Frequently Asked Questions

The information provided here is to help you understand what is involved in Anaesthesia. It is not intended to be a substitute for an informed discussion with the Anaesthetist prior to your operation.

Patient Care Frankston Anaesthetic Services
What Should I Tell the Anaesthetist?

Before your procedure, the anaesthetist will talk with you and examine you. He or she will want to know:

  • Your general state of health, and any previous illnesses or operations.
  • Any medications or non-prescription drugs you are taking, including cigarettes, alcohol and any herbal or naturopathic substances.
  • Any abnormal reactions to medicines or allergies you have had.
  • If you have any dental caps/crowns, dentures or loose teeth.
  • Any family history of abnormal reactions to anaesthetics

Be honest with the anaesthetist – we must have the best possible picture of you and your present conditions so that the most suitable anaesthetic can be planned.

Why Do I Have to Fast Before Surgery?

In an anaesthetised or sedated state, it is possible for stomach contents to be regurgitated and cause major breathing complications.

Fasting greatly reduces the likelihood of this occurring. It is therefore advised to follow all fasting instructions given by the hospital, including for young children, and avoidance of chewing gum. Failure to adhere to fasting advice may lead to delay or even cancellation of your procedure.

If you have had any stomach surgery such as Lap-Band, Gastric Sleeve or Gastric Bypass, please contact our staff for specific fasting instructions.

What Type of Anaesthetic Will I Have?

The anaesthetist will discuss the relevant options with you.

The common approaches and combinations include:

General Anaesthesia – The commonest approach for many surgeries; a state of medication-induced sleep and pain relief, reversible after your surgery ends.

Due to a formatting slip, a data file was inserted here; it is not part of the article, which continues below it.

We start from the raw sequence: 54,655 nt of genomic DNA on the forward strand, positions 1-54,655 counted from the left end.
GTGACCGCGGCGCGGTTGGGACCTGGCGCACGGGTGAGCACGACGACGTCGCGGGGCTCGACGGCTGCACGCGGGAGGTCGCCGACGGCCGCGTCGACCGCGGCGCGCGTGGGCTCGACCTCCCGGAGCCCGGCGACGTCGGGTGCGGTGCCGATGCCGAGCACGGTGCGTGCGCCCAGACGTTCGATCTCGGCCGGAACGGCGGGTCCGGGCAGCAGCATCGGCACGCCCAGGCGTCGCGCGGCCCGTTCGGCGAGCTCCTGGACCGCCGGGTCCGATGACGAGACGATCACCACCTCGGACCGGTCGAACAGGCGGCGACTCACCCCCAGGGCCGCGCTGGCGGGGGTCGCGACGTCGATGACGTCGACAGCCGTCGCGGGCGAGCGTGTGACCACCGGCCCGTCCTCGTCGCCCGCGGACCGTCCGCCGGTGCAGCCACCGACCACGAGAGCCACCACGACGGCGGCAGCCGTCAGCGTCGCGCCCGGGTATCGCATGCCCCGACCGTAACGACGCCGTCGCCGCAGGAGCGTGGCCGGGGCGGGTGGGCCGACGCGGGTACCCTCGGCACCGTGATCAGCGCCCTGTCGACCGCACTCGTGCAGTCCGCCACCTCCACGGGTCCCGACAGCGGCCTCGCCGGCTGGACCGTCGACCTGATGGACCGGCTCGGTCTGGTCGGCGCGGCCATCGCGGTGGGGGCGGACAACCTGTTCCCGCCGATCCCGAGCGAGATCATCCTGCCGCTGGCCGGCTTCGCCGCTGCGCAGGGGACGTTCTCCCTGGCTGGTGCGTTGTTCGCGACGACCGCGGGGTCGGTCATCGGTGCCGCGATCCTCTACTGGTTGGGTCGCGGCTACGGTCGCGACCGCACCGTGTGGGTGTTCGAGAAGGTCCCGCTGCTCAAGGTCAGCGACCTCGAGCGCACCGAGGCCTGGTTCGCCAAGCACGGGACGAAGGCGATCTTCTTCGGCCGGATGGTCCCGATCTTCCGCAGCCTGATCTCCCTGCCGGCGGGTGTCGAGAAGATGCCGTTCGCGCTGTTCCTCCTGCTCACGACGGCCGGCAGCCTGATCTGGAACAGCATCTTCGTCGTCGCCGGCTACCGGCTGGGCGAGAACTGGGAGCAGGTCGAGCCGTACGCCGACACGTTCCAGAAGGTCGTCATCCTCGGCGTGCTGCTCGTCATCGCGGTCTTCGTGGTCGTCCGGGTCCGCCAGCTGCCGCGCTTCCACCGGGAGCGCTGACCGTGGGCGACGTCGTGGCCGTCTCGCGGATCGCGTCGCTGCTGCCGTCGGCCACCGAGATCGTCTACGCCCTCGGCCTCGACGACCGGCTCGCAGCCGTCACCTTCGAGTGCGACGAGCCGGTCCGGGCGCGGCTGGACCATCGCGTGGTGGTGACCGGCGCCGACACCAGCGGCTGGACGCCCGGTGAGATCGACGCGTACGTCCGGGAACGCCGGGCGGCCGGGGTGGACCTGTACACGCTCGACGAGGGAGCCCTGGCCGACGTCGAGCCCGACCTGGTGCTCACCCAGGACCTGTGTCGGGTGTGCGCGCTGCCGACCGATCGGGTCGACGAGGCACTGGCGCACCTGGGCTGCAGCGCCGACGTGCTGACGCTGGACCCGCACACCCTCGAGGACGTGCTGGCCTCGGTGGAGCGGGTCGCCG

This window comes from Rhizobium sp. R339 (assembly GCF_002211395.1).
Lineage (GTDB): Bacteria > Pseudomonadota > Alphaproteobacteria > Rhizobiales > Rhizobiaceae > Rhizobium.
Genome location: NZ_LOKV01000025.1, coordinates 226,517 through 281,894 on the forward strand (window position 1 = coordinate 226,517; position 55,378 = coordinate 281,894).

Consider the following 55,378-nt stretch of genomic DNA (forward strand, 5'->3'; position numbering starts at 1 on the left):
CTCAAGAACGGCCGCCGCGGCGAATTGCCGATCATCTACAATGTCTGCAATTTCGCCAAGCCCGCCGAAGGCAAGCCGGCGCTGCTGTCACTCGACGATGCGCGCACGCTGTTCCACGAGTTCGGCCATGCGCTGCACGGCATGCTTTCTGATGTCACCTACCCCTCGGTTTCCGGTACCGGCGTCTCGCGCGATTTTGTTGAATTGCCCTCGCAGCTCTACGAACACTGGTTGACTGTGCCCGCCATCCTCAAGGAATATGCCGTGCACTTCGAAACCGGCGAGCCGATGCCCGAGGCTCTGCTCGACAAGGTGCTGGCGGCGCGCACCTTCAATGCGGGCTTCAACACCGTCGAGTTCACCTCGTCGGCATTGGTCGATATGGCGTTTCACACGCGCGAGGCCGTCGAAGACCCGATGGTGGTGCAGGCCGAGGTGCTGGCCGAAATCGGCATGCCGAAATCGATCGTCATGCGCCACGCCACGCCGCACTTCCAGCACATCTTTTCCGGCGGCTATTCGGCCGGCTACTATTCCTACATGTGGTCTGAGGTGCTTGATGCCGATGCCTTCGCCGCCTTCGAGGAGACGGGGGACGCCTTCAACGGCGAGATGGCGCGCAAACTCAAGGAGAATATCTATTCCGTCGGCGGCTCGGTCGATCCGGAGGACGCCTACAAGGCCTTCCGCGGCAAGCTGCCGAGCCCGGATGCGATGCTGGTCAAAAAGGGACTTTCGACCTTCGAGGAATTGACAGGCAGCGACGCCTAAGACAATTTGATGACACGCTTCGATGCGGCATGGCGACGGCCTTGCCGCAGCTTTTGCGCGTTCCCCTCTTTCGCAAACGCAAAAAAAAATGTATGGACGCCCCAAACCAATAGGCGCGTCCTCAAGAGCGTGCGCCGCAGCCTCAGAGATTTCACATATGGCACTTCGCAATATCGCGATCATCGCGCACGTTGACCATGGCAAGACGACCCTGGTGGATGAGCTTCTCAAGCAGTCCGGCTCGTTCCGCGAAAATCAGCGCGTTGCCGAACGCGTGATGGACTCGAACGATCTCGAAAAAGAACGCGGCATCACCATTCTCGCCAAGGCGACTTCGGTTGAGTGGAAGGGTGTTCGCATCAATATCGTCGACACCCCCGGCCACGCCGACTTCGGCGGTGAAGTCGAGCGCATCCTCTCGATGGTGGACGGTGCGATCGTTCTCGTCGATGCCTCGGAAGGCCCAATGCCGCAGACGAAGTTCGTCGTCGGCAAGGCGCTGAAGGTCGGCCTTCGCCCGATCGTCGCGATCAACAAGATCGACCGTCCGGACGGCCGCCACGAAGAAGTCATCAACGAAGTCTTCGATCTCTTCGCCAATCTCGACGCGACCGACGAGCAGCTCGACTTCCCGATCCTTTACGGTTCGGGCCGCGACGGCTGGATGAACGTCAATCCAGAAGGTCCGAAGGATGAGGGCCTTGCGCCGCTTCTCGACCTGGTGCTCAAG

Sedation – This can range from light to deep sedation, with minimal to no recall of events after the procedure. Commonly used in conjunction with local anaesthesia for small procedures in plastic or ophthalmic surgery, or for minor endoscopy, urology or vascular procedures.

Regional Anaesthesia – This may involve a spinal or epidural anaesthetic, to fully anaesthetise the lower body in conjunction with sedation or general anaesthesia. It may alternatively involve anaesthetising a specific limb with local anaesthetic.

Do I Continue My Normal Medications?

Surgeons’ and proceduralists’ rooms, as well as the admitting hospitals, will generally provide complete instructions on this.

Pay particular attention to instructions on blood-thinning medications:

  • Aspirin and Asasantin
  • Warfarin
  • Clopidogrel (Plavix)
  • Apixaban (Eliquis)
  • Dabigatran (Pradaxa)
  • Ticagrelor (Brilinta)
  • Rivaroxaban (Xarelto)
  • Prasugrel (Effient)

And diabetic medications

  • Semaglutide (Ozempic, Wegovy)
  • Dulaglutide (Trulicity)
  • Dapaglifozin (Forxiga, Xigduo)
  • Empagliflozin (Jardiance, Jardiamet, Glyxambi)

I Have Diabetes. Are There Specific Instructions for Me?

Fasting instructions are still imperative, but there will likely be changes to instructions for diabetic tablet, injection and/or insulin medications. Please contact the hospital for instructions on these, as some medications require withholding for a significant period of time.